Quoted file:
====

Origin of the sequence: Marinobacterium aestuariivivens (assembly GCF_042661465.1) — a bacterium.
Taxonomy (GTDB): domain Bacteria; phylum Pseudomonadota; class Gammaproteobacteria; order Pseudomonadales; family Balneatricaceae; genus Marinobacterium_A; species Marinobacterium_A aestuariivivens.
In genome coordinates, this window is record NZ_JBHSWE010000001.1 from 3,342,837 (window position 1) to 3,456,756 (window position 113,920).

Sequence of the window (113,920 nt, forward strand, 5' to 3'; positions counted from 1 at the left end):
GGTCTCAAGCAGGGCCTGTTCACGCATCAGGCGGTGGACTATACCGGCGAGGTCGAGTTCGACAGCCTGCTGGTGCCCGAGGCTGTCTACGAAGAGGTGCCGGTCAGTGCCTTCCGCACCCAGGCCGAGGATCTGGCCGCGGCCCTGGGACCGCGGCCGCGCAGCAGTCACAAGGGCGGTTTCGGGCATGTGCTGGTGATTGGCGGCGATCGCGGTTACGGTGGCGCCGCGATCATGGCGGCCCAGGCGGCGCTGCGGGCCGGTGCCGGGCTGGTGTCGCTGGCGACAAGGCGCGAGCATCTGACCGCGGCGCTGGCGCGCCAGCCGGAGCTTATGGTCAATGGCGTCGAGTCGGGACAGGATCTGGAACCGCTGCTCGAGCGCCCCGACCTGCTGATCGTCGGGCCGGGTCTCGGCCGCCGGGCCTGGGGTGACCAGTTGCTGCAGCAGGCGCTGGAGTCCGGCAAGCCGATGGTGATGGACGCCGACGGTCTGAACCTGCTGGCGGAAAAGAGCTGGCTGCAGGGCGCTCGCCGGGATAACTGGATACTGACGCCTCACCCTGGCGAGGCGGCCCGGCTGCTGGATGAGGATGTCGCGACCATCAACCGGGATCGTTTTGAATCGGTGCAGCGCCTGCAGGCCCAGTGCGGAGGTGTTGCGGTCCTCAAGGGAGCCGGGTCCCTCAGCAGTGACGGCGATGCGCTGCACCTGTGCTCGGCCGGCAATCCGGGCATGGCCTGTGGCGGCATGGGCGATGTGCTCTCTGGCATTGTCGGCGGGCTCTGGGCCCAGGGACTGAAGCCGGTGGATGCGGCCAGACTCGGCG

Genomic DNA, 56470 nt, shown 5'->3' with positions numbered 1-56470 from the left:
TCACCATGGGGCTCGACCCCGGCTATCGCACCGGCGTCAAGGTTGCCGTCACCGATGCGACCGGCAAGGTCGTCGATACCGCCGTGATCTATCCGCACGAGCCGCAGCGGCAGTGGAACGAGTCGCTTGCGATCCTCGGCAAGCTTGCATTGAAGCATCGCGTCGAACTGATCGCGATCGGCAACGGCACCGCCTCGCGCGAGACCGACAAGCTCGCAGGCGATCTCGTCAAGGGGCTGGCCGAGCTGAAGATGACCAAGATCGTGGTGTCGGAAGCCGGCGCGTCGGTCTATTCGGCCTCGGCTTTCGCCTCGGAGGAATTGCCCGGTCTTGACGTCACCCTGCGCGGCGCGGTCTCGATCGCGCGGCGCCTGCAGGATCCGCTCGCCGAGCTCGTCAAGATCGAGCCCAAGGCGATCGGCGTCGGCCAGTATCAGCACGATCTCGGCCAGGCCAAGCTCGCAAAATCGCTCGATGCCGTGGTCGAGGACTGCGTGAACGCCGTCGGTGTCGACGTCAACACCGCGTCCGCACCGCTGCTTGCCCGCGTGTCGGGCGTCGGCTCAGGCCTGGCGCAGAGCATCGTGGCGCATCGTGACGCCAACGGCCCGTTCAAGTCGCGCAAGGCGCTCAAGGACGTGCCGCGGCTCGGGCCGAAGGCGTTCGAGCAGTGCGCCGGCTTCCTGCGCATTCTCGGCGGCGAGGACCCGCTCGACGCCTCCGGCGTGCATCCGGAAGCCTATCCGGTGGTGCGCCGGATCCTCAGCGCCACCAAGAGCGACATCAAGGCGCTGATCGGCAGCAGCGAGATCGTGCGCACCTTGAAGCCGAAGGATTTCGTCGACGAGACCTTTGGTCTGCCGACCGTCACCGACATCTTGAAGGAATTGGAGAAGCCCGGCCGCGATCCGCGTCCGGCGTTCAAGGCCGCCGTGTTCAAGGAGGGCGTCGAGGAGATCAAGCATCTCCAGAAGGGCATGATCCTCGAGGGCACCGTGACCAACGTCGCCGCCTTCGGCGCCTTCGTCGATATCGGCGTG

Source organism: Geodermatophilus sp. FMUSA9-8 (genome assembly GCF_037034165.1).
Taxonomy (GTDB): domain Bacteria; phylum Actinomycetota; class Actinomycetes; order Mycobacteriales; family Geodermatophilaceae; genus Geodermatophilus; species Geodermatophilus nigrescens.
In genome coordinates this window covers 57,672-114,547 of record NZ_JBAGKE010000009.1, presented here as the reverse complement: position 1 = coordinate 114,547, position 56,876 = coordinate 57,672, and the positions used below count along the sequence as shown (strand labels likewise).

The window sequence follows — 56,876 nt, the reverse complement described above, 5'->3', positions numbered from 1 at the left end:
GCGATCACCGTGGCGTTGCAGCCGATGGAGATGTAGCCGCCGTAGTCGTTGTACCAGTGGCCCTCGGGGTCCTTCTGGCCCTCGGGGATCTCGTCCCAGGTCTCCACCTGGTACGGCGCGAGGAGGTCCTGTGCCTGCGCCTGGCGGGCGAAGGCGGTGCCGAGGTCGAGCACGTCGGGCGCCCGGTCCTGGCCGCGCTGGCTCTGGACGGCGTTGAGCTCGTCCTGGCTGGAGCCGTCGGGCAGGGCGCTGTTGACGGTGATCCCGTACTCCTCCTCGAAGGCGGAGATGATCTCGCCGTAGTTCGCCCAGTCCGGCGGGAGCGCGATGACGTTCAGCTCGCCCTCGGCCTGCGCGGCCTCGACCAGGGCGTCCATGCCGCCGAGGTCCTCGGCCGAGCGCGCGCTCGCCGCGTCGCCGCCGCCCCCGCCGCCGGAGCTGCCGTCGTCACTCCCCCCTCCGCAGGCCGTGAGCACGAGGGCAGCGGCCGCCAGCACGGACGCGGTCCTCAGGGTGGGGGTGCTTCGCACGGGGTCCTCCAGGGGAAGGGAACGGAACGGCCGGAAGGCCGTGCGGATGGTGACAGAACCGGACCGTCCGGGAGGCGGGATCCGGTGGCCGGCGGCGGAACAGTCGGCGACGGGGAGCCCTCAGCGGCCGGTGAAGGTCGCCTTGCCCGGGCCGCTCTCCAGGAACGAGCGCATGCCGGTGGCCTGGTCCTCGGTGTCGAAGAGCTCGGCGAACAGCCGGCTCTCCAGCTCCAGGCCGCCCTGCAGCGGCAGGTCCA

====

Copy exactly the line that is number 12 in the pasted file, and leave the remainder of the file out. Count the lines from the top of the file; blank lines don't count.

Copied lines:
GCGATCACCGTGGCGTTGCAGCCGATGGAGATGTAGCCGCCGTAGTCGTTGTACCAGTGGCCCTCGGGGTCCTTCTGGCCCTCGGGGATCTCGTCCCAGGTCTCCACCTGGTACGGCGCGAGGAGGTCCTGTGCCTGCGCCTGGCGGGCGAAGGCGGTGCCGAGGTCGAGCACGTCGGGCGCCCGGTCCTGGCCGCGCTGGCTCTGGACGGCGTTGAGCTCGTCCTGGCTGGAGCCGTCGGGCAGGGCGCTGTTGACGGTGATCCCGTACTCCTCCTCGAAGGCGGAGATGATCTCGCCGTAGTTCGCCCAGTCCGGCGGGAGCGCGATGACGTTCAGCTCGCCCTCGGCCTGCGCGGCCTCGACCAGGGCGTCCATGCCGCCGAGGTCCTCGGCCGAGCGCGCGCTCGCCGCGTCGCCGCCGCCCCCGCCGCCGGAGCTGCCGTCGTCACTCCCCCCTCCGCAGGCCGTGAGCACGAGGGCAGCGGCCGCCAGCACGGACGCGGTCCTCAGGGTGGGGGTGCTTCGCACGGGGTCCTCCAGGGGAAGGGAACGGAACGGCCGGAAGGCCGTGCGGATGGTGACAGAACCGGACCGTCCGGGAGGCGGGATCCGGTGGCCGGCGGCGGAACAGTCGGCGACGGGGAGCCCTCAGCGGCCGGTGAAGGTCGCCTTGCCCGGGCCGCTCTCCAGGAACGAGCGCATGCCGGTGGCCTGGTCCTCGGTGTCGAAGAGCTCGGCGAACAGCCGGCTCTCCAGCTCCAGGCCGCCCTGCAGCGGCAGGTCCA